Hold staff accountable for customer service
Customer service is included in the patient access job description at Baptist Health Richmond (KY), reports Jason Mouser, director of patient access.
"We have established service standards and behavior guidelines to help achieve a culture of exceptional service and quality," he says.
All staff members are held accountable to these standards: Accountability, Attitude, Communication, Compassion, Respect, and Integrity. During annual evaluations, if staff are unable to meet these standards, they are counseled by the management team.
The organization’s Press Ganey patient satisfaction surveys include specific questions to evaluate whether registration staff members are providing excellent service. The emergency department survey includes questions about the helpfulness of the first person encountered by the patient, the courtesy shown to family and friends, and the adequacy of information given to the patient, family, and friends. The same-day surgery survey asks patients about the helpfulness of the registration person and the helpfulness of any phone personnel.
"Our Press Ganey scores have been consistently above the departmental mean benchmarks of 85.0," reports Mouser.
Take action to keep access staff happy
Simple changes are significant
Having "potluck" lunches on a regular basis has had a surprisingly big impact on the morale of many patient access employees at Cottage Hospital in Woodsville, NH.
"Just getting the team together has improved department morale," reports Jennifer White, director of patient access.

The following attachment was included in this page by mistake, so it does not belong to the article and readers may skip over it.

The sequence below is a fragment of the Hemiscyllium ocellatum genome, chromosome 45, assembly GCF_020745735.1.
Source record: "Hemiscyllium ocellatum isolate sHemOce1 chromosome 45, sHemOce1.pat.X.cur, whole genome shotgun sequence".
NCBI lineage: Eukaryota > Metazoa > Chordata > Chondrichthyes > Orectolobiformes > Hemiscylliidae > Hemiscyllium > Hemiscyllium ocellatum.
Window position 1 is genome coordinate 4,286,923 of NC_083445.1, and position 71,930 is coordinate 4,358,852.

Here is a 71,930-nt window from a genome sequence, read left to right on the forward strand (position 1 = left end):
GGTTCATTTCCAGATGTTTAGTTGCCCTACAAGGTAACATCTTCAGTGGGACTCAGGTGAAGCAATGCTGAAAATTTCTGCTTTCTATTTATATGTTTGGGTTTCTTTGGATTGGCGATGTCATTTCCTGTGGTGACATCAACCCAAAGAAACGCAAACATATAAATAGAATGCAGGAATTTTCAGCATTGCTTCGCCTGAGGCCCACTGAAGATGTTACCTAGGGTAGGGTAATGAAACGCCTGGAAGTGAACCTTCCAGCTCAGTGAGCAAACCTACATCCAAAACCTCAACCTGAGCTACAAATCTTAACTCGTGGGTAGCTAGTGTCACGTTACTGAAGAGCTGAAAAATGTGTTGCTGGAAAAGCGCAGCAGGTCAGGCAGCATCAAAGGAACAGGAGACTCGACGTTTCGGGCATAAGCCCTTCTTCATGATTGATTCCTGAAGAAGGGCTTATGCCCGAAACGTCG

When an emergency department registrar at Mercy Hospital — Springfield (MO ) told Mike Spence, MBA, financial analyst for patient access, that the night shift would no longer work for his family’s needs, Spence found him a position in the outpatient department that gave him morning hours. "It allowed him to continue his career with Mercy," says Spence.
Too frequently, employees view patient access as a foot in the door to healthcare and choose to move on to clinical roles such as nursing or radiology, he says. "One reason is that as family schedules change, the needs of the employee change as well," says Spence. Caring for school-age children might make it impossible for an employee to continue working a night shift in the emergency department, for example.
"Of course, our facility is not immune to all of the typical reasons for attrition: better pay, better hours, or lower stress levels," he says. Here are ways to address each of these:
• Staff members want different hours.
In some cases, Spence has found a way to accommodate an employee’s urgent need for a different schedule even if the right shift isn’t available at the time. "We do occasionally allow a coworker to move into an open PRN position, until the right shift does become available for them," he says.
• Staff members want better pay.
"We have recently done a market rate adjustment and continue to monitor this in case further adjustments are warranted," says Spence.
The department also offers differentials for hard-to-fill shifts and registration areas such as the emergency department.
• Staff members want less stress.
Spence continually monitors workloads to be sure that any position isn’t "overloaded or underloaded."
"Both can be detrimental," says Spence. "A bored employee is just as likely to leave to find something more challenging as an overloaded employee."
- For more information on improving morale in patient access areas, contact:
- Mike Spence, MBA, Financial Analyst, Patient Access, Mercy Hospital — Springfield (MO). Phone: (417) 820-9897. Fax: (417) 820-4880. Email: Michael.Spence@Mercy.net.
- Jennifer White, Director of Patient Access, Cottage Hospital, Woodsville NH. Phone: (603) 747-9252. Fax: (603) 747-9342. Email: email@example.com.